State of the Project

While there are multiple initiatives related to Blender and VR (e.g MPX and Marui’s Blender XR), the first important milestone for XR support in main Blender is being finished with an ongoing Google Summer of Code project. It aims to bring stable and well performing OpenXR based VR rendering support into the core of Blender. It’s not supposed to enable any interaction, it’s solely focused on the foundation of HMD support. For more info, refer to T71365. Further work is being done to complete the first milestone: T71347: Virtual Reality - Milestone 1 - Scene Inspection.

The one important part that’s missing is controller support, or more precisely, input and haptics support. Although we can do some experiments, it would be helpful to first get a better idea of how VR interaction should work eventually, before much effort is put into supporting this.

This is the foundation that we can build on. It should allow people with experience in the field to join efforts to bring rich immersive experiences to Blender.

Development Process

Proposal is to do a use-case driven development process. That means, we define a number (say 10-20) of specific use cases. These should be chosen wisely, based on what we think has most potential with XR.
First, just vaguely describe what requirements the system has for a use-case, a bit later on, define what tools and options are needed to get the use case done (possibly by a specific persona).

On top of that, the process should be done iteratively. That means, we define short term goals for an iteration, work on them and evaluate afterwards before we get into the next iteration. The iterations may include implementation work. So we don’t do the waterfall-like “design first”, but there should be enough design work done before first implementations are made.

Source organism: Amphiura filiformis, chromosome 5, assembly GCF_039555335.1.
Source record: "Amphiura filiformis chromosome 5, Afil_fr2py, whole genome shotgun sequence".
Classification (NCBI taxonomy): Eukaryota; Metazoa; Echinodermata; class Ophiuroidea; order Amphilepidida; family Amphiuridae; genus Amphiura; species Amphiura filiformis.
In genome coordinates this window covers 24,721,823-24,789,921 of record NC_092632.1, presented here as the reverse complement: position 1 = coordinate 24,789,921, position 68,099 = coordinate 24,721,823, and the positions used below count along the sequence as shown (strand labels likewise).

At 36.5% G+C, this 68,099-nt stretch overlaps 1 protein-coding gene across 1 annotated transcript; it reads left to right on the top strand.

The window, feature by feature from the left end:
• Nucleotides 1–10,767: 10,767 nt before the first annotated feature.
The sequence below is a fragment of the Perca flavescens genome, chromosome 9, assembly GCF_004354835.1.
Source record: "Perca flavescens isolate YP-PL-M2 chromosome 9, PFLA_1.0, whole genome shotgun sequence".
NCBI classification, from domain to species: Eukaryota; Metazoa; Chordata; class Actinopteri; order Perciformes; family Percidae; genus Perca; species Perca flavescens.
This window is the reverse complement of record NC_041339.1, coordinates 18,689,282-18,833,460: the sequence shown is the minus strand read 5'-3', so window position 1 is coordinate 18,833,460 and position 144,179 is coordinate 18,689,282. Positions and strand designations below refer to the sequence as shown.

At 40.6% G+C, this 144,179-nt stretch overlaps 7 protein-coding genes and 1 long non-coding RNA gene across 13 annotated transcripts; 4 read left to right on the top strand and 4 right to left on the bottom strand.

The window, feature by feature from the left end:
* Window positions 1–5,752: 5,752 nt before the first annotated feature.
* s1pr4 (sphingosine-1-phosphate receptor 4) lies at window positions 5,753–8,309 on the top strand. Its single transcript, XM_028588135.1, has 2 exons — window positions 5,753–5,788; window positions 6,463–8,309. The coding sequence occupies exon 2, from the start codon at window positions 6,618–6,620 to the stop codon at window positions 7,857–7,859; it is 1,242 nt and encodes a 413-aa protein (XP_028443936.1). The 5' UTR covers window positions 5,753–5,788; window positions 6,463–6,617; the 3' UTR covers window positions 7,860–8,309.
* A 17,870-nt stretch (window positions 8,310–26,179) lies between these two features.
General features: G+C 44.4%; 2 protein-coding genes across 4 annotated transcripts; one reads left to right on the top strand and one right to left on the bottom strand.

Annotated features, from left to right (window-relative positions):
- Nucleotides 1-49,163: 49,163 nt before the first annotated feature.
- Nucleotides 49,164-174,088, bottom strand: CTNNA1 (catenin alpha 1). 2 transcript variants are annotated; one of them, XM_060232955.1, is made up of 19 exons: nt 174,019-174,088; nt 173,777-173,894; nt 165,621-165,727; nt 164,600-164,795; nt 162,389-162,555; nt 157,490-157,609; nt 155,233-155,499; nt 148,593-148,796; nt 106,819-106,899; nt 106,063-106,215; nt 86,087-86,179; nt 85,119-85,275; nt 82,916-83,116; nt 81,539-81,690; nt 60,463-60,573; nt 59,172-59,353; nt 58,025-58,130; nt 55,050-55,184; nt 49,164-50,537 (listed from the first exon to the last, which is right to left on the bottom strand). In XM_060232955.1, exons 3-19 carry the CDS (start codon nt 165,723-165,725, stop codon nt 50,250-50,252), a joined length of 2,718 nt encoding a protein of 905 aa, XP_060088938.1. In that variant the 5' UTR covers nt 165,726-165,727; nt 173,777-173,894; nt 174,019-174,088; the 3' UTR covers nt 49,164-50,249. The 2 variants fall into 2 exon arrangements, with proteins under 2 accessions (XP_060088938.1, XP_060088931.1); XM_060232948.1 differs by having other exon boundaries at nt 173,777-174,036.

Any implementation should be driven by a use-case (or multiple) that the team agrees is drafted out well enough.

Event Timeline

Dalai Felinto (dfelinto) lowered the priority of this task from 90 to Normal.Aug 21 2019, 4:30 PM
Dalai Felinto (dfelinto) created this task.

Dalai and I agreed on merging T47899 into this. The old task can still be referred to, but development took new paths that are better discussed here and in the sub-tasks. We'd also like to discuss things on a broader level - the "big picture" for VR in Blender.
Will publish more info soon.

I think having collapsible 'shelves' which hold icons or folders is the way to go

one could grab a 'icon' that is 2d thumbnail on a shelf -> pull it into vr where it becomes a 3d icon,
set it on a desk -> inspect a 'folder' inside it containing all it's attributes